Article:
I feel you, I used to try and get out at 5am, but my daughter started getting up at 5:30 and or would wake as she’s a light sleeper….so I started evening indoor rides but then my son started going to sleep later and my wife didn’t take kindly to playing second fiddle to a bike…
You can’t fight it, just need to be very flexible and train when you can, I now incorporate running for my commute post school/daycare dropoffs and cycling when I’m working from home twice a week, I also try and swim but that’s a whole other challenge trying to get to a pool :sweat_smile:

Thanks for the validation, folks. It’s a game of Tetris, but I’m enjoying it. Family always comes first, trying to go with the flow otherwise. Encouraged to hear it gets easier!


I feel you. I’m in the same boat, and my advice is to stay flexible and try to find strategies to either protect your training time or to combine dad duties with riding. Here are a few things that worked for me and may or may not work for you:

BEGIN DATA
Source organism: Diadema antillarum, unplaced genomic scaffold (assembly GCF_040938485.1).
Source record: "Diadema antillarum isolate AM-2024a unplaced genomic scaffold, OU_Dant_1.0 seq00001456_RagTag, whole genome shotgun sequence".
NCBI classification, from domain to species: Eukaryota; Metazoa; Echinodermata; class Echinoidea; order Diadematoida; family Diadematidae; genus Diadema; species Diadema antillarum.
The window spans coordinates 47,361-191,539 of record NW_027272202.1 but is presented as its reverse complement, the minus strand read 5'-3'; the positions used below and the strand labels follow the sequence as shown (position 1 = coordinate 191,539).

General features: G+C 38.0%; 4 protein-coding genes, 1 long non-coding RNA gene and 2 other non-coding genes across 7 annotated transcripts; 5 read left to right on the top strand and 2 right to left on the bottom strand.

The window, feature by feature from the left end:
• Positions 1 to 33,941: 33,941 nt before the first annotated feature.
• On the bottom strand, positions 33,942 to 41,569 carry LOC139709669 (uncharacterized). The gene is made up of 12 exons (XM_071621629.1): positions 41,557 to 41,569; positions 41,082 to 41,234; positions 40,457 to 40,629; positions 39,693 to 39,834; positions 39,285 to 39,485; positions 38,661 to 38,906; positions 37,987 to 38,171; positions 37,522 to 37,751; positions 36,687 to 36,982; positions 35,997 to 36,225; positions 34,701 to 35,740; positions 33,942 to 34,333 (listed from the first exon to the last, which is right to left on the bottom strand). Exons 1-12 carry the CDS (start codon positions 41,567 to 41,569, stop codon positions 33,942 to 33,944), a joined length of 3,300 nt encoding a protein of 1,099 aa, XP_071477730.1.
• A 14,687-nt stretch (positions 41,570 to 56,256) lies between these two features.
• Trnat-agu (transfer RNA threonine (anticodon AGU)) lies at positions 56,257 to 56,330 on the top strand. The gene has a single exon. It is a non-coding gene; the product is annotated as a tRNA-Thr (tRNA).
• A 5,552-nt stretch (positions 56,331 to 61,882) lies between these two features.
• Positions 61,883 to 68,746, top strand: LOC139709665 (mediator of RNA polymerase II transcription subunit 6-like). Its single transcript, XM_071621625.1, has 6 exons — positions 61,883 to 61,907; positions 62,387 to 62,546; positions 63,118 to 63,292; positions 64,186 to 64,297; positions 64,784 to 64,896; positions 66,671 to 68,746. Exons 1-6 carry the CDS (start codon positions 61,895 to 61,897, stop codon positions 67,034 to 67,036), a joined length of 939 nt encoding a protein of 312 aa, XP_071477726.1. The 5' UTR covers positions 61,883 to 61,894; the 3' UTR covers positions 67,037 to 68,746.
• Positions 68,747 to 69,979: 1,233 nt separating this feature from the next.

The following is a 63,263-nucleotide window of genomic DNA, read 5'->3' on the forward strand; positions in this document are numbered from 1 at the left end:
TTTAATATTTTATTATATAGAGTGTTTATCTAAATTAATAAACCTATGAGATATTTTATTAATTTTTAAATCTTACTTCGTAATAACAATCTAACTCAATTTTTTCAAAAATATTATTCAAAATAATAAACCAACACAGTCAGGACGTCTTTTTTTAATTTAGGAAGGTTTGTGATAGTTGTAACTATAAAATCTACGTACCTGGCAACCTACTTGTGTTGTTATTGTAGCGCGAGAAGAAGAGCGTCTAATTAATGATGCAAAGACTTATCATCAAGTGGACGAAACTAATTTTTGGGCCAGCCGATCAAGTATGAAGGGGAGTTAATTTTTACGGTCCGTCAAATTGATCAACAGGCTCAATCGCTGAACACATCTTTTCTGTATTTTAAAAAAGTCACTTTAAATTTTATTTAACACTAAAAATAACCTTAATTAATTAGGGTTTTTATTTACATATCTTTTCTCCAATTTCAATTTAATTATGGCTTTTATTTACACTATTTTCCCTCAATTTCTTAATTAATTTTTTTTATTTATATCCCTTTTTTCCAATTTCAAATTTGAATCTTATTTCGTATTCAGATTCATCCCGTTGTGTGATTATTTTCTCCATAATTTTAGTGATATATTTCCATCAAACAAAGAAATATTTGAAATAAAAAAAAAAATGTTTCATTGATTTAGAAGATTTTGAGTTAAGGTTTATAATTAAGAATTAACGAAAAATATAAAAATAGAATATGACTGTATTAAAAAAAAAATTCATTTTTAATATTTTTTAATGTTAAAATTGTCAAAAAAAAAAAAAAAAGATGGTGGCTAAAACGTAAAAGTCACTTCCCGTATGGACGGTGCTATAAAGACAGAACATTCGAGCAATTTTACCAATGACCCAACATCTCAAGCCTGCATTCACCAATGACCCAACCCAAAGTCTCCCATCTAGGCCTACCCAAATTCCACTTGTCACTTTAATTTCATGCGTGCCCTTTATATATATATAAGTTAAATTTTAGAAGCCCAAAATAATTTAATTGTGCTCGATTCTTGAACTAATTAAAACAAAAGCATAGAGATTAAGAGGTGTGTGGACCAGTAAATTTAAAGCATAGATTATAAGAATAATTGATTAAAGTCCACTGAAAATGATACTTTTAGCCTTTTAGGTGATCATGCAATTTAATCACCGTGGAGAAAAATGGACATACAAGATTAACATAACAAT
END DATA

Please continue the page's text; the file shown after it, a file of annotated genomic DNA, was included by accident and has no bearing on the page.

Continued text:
• I try to prioritize my kids and my wife, especially when all are awake. What help is it to anyone if you are a worse dad or a worse partner in exchange for 2 more hours on the bike.
  • I reduced volume and then built up slowly. Fortunately, both of our kids have had a very good sleep routine. They both like to sleep in now. However, sometimes our big one will get up at night and then come in our bed to cuddle. She moves a lot, and it might happen that I can’t really get to sleep. Less sleep = less resilience to fatigue, so you need to factor that in.